Tag Archives: vincent kompany

Model pitfalls and further discussion of TPOEM

Since my previous post introducing a new model for football analysis, TPOEM, I have developed and integrated some significant improvements to it.

Firstly the speed in which I can give predictions based on team starting line-up (involving less manual input, more automation) is much better, so last Saturday I was able to tweet about the model’s predictions well before the 3pm kick-offs began.

Secondly I have added a manager/leadership factor into the analysis which is dynamic and unique to each team.  This adjustment is intended to ‘smooth’ the team level aggregate scores that TPOEM calculates, where the model would not otherwise capture a persistent difference between a team’s results and their underying scores. This offsets (albeit not completely) the difference between the model’s league table compared to the actual league table. Why does that happen? Well, the basic underlying reason is the same as why a shots on goal league table does not reflect the real league table. I attribute this to a kind of quality factor that I am not picking up in the statistics I use: quality in terms of shooting can relate to the position on the pitch of a shot, whether defenders pressured the attacker and how much of a contribution the assist added to a goal scored. This quality factor will also incorporate a team’s record at home or away. For reference, the model currently seems to think that Stoke and Norwich are outperforming particularly well whilst Wigan, Southampton and QPR are all doing worse in the league than TPOEM suggests they should be doing. That might be due to luck, team playing style, management, player leadership, quality or all of the above. The model should now be slightly better at accounting for that.

Predicting part 2

So the first week of predicting using TPOEM brought me a net proft, although my biggest win was West Ham away win vs Stoke – and I’ve already explained that the model was distinctly anti-Stoke before the most recent update!

Again, as ever, I am seeking value so even if TPOEM suggests a probability of an event win/draw/loss of about 40%, if the bookmakers quote odds of 35% then I consider it an attractive bet. As it stands I haven’t been that selective about what I bet on: in fact so far I’ve been betting on every match that I ran the model for even though in many cases the model didn’t really suggest any particular value vs bookies.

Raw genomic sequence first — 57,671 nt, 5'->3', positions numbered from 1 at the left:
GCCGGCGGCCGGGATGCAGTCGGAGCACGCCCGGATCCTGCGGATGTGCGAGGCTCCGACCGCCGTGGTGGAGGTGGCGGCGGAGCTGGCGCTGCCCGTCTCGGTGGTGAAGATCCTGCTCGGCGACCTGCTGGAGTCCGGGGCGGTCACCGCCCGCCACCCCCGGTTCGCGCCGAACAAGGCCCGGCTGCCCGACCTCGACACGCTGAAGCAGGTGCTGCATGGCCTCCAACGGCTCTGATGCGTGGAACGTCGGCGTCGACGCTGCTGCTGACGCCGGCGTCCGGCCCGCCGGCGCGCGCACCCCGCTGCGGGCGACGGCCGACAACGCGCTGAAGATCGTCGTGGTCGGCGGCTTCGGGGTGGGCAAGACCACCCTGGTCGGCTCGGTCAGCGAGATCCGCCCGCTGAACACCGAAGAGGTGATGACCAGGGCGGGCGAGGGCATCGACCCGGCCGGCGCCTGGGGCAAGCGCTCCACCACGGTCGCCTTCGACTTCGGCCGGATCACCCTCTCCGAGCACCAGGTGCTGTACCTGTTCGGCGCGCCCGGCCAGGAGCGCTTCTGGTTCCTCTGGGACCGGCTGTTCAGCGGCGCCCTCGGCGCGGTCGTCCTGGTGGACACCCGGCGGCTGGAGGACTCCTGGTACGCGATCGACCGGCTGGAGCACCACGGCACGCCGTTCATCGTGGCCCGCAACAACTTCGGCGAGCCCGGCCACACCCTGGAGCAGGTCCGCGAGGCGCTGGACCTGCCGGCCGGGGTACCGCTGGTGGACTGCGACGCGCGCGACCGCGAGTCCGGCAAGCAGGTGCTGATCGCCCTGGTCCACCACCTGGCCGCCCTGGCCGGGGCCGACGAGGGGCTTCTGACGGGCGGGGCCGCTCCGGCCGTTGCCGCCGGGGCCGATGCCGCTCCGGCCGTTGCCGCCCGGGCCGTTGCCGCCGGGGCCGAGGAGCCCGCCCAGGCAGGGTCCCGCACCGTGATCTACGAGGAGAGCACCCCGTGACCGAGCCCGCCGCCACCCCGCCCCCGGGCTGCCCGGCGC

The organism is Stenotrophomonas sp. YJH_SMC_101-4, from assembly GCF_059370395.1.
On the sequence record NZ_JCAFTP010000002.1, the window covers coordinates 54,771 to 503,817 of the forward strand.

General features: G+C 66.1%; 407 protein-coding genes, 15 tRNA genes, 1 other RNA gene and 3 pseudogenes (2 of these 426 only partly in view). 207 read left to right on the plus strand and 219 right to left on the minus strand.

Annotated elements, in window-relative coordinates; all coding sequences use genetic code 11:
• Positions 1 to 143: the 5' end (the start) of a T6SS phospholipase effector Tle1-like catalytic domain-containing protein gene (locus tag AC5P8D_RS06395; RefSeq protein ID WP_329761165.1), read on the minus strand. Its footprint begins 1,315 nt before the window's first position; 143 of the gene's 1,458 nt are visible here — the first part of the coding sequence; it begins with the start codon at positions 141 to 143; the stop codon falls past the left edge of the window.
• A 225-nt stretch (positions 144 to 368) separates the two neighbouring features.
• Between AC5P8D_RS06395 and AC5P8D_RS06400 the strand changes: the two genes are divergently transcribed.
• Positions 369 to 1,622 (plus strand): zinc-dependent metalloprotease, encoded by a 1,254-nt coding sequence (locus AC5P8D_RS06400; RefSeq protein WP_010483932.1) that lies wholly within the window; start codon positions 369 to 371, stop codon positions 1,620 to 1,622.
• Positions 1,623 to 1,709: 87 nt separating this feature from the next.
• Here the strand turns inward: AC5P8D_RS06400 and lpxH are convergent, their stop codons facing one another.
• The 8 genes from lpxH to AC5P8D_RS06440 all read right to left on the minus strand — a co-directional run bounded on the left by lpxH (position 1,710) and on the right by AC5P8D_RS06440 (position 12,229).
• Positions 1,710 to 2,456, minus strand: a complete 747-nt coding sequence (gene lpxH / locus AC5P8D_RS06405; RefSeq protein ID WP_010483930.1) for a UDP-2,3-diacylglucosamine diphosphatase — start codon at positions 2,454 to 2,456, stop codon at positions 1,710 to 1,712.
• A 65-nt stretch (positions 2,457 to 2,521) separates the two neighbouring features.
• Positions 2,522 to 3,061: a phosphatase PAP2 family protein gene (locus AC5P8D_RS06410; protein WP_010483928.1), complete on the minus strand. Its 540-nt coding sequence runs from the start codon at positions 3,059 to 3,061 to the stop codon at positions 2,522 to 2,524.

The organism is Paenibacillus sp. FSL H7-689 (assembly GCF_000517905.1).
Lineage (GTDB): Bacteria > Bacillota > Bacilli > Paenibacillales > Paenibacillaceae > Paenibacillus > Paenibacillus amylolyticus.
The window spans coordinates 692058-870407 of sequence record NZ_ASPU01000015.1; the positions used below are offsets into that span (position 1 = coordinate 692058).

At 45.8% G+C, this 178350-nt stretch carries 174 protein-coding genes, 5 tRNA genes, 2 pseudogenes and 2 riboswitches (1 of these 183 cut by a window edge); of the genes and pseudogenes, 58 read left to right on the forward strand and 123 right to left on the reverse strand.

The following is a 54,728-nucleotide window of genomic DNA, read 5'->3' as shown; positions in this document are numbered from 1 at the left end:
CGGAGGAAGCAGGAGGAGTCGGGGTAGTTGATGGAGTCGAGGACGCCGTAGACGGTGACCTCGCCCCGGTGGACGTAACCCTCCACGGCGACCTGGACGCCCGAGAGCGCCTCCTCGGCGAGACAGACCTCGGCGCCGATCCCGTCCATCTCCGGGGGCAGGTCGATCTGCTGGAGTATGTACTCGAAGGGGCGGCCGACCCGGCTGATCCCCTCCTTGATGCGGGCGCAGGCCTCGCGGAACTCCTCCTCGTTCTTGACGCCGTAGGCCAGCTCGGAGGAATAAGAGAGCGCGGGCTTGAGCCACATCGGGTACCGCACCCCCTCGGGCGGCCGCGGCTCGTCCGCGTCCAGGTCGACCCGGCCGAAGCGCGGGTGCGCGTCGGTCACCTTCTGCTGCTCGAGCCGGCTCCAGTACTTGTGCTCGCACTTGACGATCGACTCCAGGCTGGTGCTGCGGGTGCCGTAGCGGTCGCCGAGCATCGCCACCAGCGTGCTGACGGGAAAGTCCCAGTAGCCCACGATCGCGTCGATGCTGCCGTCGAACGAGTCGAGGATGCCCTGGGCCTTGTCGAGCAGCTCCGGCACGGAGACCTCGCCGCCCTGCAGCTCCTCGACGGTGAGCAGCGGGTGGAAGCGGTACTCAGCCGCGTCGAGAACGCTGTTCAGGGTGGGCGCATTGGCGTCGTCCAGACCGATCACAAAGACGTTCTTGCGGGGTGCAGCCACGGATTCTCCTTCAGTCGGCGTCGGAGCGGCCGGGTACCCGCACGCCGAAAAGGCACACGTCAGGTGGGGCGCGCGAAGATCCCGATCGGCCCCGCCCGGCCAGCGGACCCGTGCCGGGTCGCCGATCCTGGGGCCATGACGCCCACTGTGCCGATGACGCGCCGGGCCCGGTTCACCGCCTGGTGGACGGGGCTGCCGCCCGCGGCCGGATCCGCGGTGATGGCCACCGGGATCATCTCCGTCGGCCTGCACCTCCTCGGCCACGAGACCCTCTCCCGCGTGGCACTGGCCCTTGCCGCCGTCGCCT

The result this week, from 5 games, was another net profit, this time +26% return (it was +56% last time). But that came from 2 wins, 1 void, 2 lost bets, so in a sense the net result was neutral.  I profited overall because I weighted my bets towards the most attractive in terms of value – the biggest win being a draw-no-bet backing Everton at home to Man City. The model really liked Everton’s chances mostly because Kompany, Aguero and Yaya Touré were all missing for Man City.

I also backed draw-no-bets for Liverpool, Villa and Stoke: lost, won, void respectively. And lastly I went with a draw for Swansea-Arsenal (lost) but in retrospect I shouldn’t have bothered with that bet because the model gave no conclusive direction for the game and the odds weren’t good either.

As I reformat the model’s data and find a better way of communicating its predictions/results I will publish more information on the blog as I recognise I have kept most of the details pretty close to home so far. When I’m at my desk for the 3pm kick-offs I will also tweet about the model’s predictions so if you’re interested look out for that but if you bet then you are doing so at your own risk!!!


Premier League 2011-12: Position Analysis CB

By now, some of the features of my analyses are starting to become consistent. As before, I have filtered out any players with fewer than 1000mins playing time in the position of centre back. This means any player with postion ids 5 or 6 (always centre back regardless of whether or not the team plays a back 3,4 or 5). Then I also added players who played position 4 in a defensive 3 or 5. The most notable absence from this list is Nemanja Vidic who only managed 502mins playing time last season.